• I let go of all desire for the common good, and the good becomes as common as the grass. – Lao Tsu

Gillard's cash-for-relocation policy

If re-elected, the Labor Gov't will attempt to entice unemployed people to relocate elsewhere in the country by offering them varying sums of money to cover their moving expenses. Up to $6000 for regional areas and up to $3000 for metropolitan areas. Employers who take these people on will also receive an incentive of $2500.

Gillard justifies this policy by saying that:

"There are parts of the country that are experiencing rapid growth and crying out for more workers...We want Australians to get the benefit of those opportunities."

You've got to wonder, though, how good these opportunities really are if both the employer and the employee need to be given thousands of dollars to strike a deal. If both parties expect to benefit from such an exchange (a certain amount of money as payment for a certain number of labour hours) then why would they not enter into an employment contract voluntarily? Why the need for a taxpayer subsidy?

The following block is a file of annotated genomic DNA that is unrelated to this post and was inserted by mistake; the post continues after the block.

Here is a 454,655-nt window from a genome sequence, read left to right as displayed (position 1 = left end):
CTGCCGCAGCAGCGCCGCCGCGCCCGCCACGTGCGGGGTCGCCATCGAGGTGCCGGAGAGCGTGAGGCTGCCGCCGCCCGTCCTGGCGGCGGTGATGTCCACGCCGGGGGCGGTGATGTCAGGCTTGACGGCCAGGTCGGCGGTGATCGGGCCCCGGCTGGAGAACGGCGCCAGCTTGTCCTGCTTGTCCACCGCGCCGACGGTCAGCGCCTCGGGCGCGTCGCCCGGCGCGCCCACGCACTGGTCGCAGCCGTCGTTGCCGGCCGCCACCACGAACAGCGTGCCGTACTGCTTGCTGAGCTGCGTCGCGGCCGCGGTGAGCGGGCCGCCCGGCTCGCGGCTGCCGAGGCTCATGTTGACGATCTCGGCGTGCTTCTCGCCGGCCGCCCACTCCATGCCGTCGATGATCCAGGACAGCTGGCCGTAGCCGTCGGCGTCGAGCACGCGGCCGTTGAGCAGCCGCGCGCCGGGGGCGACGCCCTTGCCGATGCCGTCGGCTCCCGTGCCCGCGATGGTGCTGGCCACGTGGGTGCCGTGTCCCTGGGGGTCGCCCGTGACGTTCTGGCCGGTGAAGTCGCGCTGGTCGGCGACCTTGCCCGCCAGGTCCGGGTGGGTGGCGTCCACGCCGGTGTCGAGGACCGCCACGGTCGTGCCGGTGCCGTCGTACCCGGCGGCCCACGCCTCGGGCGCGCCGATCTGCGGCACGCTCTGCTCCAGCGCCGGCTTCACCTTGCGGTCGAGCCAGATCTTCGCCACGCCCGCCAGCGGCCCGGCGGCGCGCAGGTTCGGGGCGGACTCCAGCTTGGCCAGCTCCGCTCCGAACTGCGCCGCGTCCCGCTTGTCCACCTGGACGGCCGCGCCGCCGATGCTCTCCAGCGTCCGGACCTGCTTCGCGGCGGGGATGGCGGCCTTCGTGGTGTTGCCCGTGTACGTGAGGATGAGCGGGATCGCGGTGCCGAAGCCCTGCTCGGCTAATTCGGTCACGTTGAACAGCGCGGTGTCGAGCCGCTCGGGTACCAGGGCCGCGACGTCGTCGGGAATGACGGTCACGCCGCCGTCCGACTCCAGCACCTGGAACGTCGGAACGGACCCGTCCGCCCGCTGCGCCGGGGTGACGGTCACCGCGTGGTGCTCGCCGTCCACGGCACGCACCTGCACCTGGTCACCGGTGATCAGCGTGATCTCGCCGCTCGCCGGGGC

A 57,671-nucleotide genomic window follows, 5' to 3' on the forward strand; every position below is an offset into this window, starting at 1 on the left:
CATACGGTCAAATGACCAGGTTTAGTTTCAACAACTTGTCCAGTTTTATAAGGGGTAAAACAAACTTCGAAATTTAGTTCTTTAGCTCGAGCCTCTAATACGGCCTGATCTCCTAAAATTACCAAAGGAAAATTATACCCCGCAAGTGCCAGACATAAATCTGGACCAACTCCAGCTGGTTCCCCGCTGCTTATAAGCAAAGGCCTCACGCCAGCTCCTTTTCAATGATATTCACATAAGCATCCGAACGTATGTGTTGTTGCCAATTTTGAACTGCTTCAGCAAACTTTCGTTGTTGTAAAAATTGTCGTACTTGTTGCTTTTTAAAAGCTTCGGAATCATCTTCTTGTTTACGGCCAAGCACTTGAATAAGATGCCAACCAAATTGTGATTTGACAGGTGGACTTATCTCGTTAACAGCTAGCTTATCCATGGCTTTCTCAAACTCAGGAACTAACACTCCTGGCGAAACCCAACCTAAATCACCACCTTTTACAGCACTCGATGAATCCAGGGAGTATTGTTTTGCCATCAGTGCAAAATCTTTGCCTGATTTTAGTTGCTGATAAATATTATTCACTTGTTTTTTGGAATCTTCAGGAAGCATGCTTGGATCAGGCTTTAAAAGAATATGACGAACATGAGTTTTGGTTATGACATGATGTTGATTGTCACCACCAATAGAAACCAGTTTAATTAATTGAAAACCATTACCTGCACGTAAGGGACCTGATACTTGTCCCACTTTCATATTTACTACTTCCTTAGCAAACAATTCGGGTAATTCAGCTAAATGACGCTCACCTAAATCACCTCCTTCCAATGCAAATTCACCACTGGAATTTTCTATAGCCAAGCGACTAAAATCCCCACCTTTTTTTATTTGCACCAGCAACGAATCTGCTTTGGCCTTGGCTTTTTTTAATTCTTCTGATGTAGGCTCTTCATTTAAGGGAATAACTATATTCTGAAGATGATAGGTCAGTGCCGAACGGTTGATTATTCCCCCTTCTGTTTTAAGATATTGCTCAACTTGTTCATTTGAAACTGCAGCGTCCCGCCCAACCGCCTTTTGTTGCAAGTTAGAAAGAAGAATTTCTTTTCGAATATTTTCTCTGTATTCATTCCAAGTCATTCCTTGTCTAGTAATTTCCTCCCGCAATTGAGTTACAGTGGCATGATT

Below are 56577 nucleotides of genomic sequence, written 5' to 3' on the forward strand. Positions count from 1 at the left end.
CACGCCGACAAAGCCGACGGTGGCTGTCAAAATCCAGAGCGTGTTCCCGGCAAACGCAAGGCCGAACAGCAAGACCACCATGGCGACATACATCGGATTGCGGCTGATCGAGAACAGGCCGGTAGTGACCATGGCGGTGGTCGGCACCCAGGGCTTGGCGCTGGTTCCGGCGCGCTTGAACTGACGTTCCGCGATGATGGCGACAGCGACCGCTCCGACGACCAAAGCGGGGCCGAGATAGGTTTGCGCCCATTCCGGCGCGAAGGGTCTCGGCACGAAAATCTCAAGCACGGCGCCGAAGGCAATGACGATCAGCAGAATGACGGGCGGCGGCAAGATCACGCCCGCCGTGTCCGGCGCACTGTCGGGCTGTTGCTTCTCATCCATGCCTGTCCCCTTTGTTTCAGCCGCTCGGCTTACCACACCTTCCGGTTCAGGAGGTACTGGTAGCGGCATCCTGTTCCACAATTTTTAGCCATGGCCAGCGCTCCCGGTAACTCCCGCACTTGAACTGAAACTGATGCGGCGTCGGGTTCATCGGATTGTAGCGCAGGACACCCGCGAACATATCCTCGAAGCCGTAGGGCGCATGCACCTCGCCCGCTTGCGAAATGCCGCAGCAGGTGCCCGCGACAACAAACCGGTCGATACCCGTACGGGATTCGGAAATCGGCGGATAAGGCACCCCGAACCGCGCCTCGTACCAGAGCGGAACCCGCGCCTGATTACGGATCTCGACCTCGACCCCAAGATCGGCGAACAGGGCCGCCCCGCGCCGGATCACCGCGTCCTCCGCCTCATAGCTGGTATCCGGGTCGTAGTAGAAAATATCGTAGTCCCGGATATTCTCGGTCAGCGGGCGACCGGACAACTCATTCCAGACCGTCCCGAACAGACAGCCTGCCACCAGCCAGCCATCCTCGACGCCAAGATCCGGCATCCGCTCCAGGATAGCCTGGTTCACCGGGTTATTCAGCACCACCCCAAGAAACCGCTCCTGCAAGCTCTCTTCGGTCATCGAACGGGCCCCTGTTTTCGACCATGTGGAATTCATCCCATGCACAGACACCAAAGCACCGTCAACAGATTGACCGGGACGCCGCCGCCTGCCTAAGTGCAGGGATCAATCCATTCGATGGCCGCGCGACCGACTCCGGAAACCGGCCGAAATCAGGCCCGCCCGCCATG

Obviously, either one or both of the parties perceive the costs as being greater than the benefits. By offering these subsidies, though, the gov't wants to alter this equation by making the benefits outweigh the costs. 

But it shouldn't be too difficult to see the sleight of hand here. The money for this subsidy has to come from somewhere. All the gov't is doing is shifting the burden onto other Australians.

Yet again, we have an illustration of the Broken Window Fallacy. With an estimated cost of $14.8 million, Gillard is only looking at the 'benefits' of this proposal. But what would those Australians who earned this cumulative total of $14.8 million otherwise have spent the money on? We won't know. These are the real opportunities but they'll remain hidden as they will never come into existence.